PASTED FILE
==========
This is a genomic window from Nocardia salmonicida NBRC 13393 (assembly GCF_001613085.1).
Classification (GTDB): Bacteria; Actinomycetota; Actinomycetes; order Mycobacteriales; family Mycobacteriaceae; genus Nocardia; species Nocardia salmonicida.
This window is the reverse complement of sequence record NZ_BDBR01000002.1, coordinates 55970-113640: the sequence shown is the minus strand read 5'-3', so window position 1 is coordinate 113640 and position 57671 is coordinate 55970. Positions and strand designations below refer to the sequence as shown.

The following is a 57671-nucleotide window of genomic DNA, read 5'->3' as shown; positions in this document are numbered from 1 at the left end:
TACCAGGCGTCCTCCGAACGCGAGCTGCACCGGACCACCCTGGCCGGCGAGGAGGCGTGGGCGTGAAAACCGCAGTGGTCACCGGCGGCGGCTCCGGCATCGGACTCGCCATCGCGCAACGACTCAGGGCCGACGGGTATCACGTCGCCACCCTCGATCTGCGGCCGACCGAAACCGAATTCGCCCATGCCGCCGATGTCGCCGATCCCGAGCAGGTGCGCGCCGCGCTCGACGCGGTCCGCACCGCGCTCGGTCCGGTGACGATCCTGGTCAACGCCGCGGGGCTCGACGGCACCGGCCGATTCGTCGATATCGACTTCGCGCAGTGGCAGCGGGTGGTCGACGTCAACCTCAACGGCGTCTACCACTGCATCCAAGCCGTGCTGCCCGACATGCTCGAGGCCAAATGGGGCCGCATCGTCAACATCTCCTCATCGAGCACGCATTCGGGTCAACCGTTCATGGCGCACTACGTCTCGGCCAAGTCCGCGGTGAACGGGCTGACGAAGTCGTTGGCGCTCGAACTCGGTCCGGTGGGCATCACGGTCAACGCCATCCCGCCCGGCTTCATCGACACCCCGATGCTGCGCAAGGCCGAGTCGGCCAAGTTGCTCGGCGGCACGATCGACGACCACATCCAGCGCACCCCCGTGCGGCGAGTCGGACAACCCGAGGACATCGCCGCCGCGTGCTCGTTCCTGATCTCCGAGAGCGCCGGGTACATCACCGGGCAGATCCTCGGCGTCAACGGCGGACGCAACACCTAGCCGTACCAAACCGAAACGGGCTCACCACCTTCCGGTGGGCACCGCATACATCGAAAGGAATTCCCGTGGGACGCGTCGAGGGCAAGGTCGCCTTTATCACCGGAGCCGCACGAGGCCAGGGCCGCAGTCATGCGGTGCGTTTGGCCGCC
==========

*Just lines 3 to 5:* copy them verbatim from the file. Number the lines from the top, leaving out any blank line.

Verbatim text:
This window is the reverse complement of sequence record NZ_BDBR01000002.1, coordinates 55970-113640: the sequence shown is the minus strand read 5'-3', so window position 1 is coordinate 113640 and position 57671 is coordinate 55970. Positions and strand designations below refer to the sequence as shown.

The following is a 57671-nucleotide window of genomic DNA, read 5'->3' as shown; positions in this document are numbered from 1 at the left end:
TACCAGGCGTCCTCCGAACGCGAGCTGCACCGGACCACCCTGGCCGGCGAGGAGGCGTGGGCGTGAAAACCGCAGTGGTCACCGGCGGCGGCTCCGGCATCGGACTCGCCATCGCGCAACGACTCAGGGCCGACGGGTATCACGTCGCCACCCTCGATCTGCGGCCGACCGAAACCGAATTCGCCCATGCCGCCGATGTCGCCGATCCCGAGCAGGTGCGCGCCGCGCTCGACGCGGTCCGCACCGCGCTCGGTCCGGTGACGATCCTGGTCAACGCCGCGGGGCTCGACGGCACCGGCCGATTCGTCGATATCGACTTCGCGCAGTGGCAGCGGGTGGTCGACGTCAACCTCAACGGCGTCTACCACTGCATCCAAGCCGTGCTGCCCGACATGCTCGAGGCCAAATGGGGCCGCATCGTCAACATCTCCTCATCGAGCACGCATTCGGGTCAACCGTTCATGGCGCACTACGTCTCGGCCAAGTCCGCGGTGAACGGGCTGACGAAGTCGTTGGCGCTCGAACTCGGTCCGGTGGGCATCACGGTCAACGCCATCCCGCCCGGCTTCATCGACACCCCGATGCTGCGCAAGGCCGAGTCGGCCAAGTTGCTCGGCGGCACGATCGACGACCACATCCAGCGCACCCCCGTGCGGCGAGTCGGACAACCCGAGGACATCGCCGCCGCGTGCTCGTTCCTGATCTCCGAGAGCGCCGGGTACATCACCGGGCAGATCCTCGGCGTCAACGGCGGACGCAACACCTAGCCGTACCAAACCGAAACGGGCTCACCACCTTCCGGTGGGCACCGCATACATCGAAAGGAATTCCCGTGGGACGCGTCGAGGGCAAGGTCGCCTTTATCACCGGAGCCGCACGAGGCCAGGGCCGCAGTCATGCGGTGCGTTTGGCCGCC